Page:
Infrastructure and Energy Alternatives Inc. announced two new wind energy project awards.
Infrastructure and Energy Alternatives Inc. ("IEA" or the "Company"), a leading infrastructure construction company with specialized energy and heavy civil expertise, announced two new wind energy project awards valued at approximately $150 million.
One award is for construction of the Las Majadas Wind Farm in Willacy County, southern Texas. This is an approximate 272-megawatt project that is expected to provide enough energy to power up to 77,000 average Texas homes. This is equivalent to avoiding nearly 280,000 metric tons of carbon (CO2) emissions annually. The power generated by the project's planned 125 Vestas turbines will be delivered into the Texas electrical grid.
Construction on the Las Majadas project is scheduled to begin in July with full operation by October 2020.
The second award is for construction of the Coyote Wind Farm in Scurry County, Texas, which is about 260 miles west of Dallas. This is an approximate 242-megawatt project, whose 59 Siemens Gamesa turbines are expected to power up to 65,500 homes. The power generated by Coyote Wind also will be delivered into the Texas electrical grid.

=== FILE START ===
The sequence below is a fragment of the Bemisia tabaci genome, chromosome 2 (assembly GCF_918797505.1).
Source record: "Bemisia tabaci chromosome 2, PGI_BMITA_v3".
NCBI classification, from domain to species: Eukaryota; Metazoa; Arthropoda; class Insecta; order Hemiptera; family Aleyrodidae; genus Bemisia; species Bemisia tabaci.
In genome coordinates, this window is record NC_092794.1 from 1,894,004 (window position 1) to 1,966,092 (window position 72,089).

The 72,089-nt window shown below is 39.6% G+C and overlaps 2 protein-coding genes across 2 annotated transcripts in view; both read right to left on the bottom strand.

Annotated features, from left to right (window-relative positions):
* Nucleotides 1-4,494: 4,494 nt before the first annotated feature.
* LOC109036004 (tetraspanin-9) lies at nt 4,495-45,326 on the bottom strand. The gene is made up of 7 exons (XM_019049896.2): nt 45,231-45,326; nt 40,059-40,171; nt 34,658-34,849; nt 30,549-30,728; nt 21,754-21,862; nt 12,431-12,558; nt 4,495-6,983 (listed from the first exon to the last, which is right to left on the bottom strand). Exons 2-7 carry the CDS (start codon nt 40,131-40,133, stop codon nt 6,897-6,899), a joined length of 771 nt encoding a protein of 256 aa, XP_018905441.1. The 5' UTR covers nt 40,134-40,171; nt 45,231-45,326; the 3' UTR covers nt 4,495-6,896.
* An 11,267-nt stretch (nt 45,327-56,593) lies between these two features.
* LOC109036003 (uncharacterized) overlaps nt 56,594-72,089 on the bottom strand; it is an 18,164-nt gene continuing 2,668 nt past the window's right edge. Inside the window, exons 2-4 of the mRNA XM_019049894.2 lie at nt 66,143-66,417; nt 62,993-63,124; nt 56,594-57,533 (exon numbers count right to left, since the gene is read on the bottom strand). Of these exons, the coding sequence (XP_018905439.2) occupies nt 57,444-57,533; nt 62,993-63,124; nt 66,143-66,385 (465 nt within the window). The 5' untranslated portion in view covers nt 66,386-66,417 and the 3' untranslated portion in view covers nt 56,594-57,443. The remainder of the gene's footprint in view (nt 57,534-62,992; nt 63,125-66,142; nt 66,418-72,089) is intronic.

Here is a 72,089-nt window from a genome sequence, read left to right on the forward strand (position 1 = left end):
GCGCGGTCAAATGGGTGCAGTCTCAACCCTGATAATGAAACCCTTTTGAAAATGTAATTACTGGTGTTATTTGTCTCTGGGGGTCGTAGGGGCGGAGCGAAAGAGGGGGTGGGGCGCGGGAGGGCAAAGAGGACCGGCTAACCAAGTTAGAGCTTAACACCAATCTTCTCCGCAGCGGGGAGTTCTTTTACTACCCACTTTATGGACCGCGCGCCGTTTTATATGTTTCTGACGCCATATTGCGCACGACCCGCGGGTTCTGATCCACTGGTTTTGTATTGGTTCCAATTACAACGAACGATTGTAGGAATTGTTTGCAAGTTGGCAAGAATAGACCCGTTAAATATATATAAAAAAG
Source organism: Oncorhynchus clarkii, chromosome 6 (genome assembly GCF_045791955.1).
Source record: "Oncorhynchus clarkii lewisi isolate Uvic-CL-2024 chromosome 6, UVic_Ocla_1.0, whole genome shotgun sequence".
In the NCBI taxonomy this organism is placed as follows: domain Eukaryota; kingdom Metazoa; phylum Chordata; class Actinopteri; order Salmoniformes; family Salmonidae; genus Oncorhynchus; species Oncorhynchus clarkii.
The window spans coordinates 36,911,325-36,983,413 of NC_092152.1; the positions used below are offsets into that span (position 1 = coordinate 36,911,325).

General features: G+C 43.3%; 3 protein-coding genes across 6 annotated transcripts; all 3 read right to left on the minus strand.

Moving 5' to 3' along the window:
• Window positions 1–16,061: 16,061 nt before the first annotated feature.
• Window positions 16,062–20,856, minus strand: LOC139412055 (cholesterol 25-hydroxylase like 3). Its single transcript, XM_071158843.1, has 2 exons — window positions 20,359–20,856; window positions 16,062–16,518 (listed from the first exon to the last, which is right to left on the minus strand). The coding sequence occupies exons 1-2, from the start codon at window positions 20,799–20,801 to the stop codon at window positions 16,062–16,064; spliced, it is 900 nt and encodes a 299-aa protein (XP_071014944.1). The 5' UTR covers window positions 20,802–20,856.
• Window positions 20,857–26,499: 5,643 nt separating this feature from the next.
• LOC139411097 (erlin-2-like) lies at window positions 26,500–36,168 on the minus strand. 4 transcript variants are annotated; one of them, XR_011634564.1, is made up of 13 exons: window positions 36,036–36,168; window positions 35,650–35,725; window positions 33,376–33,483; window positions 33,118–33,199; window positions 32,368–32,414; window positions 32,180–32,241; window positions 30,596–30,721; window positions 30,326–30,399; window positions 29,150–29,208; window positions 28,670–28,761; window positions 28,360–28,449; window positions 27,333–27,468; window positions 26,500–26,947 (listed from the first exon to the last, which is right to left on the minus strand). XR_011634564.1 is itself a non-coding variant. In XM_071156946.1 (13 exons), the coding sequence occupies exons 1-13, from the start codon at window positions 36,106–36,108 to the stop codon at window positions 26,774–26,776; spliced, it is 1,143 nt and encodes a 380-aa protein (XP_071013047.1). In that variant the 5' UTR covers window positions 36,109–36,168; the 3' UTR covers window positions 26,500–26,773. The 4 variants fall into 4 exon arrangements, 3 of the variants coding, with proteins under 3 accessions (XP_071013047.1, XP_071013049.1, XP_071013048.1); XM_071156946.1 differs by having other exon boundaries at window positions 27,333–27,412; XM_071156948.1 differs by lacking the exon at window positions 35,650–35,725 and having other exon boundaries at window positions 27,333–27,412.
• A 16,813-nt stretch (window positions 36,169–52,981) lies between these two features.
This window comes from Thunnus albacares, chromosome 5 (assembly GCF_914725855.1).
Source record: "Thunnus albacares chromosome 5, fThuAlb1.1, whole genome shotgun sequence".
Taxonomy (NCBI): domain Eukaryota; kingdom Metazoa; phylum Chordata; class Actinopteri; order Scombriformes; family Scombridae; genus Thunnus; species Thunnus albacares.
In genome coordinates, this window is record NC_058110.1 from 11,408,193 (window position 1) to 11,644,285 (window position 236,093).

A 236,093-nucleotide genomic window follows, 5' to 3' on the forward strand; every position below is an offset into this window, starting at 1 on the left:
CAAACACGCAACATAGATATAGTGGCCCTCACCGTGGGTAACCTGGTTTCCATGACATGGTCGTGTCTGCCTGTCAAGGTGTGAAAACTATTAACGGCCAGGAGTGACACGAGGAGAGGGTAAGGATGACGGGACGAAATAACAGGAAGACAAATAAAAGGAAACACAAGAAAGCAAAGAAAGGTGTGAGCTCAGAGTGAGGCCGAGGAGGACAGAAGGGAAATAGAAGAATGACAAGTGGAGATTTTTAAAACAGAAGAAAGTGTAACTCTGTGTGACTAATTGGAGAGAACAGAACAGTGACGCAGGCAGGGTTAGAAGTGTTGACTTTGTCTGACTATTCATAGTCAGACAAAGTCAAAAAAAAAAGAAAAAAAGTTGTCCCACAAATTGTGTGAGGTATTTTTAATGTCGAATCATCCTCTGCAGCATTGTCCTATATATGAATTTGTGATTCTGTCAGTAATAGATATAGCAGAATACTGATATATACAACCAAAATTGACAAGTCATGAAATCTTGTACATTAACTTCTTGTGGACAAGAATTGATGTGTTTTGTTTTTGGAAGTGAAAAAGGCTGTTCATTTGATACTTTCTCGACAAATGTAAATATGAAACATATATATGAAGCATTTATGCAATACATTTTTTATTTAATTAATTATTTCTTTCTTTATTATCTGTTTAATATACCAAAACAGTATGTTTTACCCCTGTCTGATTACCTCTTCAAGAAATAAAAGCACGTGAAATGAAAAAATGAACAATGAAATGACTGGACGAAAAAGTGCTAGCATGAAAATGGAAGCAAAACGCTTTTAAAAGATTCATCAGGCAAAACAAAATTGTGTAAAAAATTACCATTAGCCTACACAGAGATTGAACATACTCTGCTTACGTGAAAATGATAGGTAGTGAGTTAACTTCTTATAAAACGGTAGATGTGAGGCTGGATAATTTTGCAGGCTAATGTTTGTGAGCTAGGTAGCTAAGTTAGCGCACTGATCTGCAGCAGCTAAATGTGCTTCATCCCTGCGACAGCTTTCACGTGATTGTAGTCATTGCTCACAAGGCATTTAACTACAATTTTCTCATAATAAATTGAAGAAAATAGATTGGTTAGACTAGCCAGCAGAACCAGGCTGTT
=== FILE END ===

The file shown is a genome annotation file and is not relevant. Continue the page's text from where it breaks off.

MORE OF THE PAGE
Construction on Coyote Wind is slated to begin in July and finish in September 2020.
EDF Renewables North America is the lead developer on both projects. The company is a market leading independent power producer and service provider with over 30 years of expertise in renewable energy. The company delivers grid-scale power: wind (onshore and offshore), solar photovoltaic, and storage projects; distributed solutions: solar, solar+storage, EV charging and energy management; and asset optimization: technical, operational, and commercial skills to maximize performance of generating projects. EDF Renewables' North American portfolio consists of 16 GW of developed projects and 10 GW under service contracts.
The scope of IEA's work on both Las Majadas and Coyote Wind will include wind turbine installation, public road maintenance and repairs, turbine access roads and MV collection system installation.
The U.S. wind power industry increased its overall capacity by eight percent in 2018 to 96,433 megawatts. That more than doubled the capacity level at the start of this decade and is enough to power more than 30 million homes, according to American Wind Energy Association data.
Additionally, as the cost of developing renewable energy continues to decline, new-build wind capacity is projected to become cost-competitive with existing conventional energy plants in the next decade, according to a 2019 McKinsey & Company analysis. As such, McKinsey forecasts continued growth in renewable energy investments, including wind, for several years: The share of renewables in global power generation could grow from around 25 percent today to 50 percent by 2035 and 75 percent by 2050.
For more information, visit IEA's website at iea.net.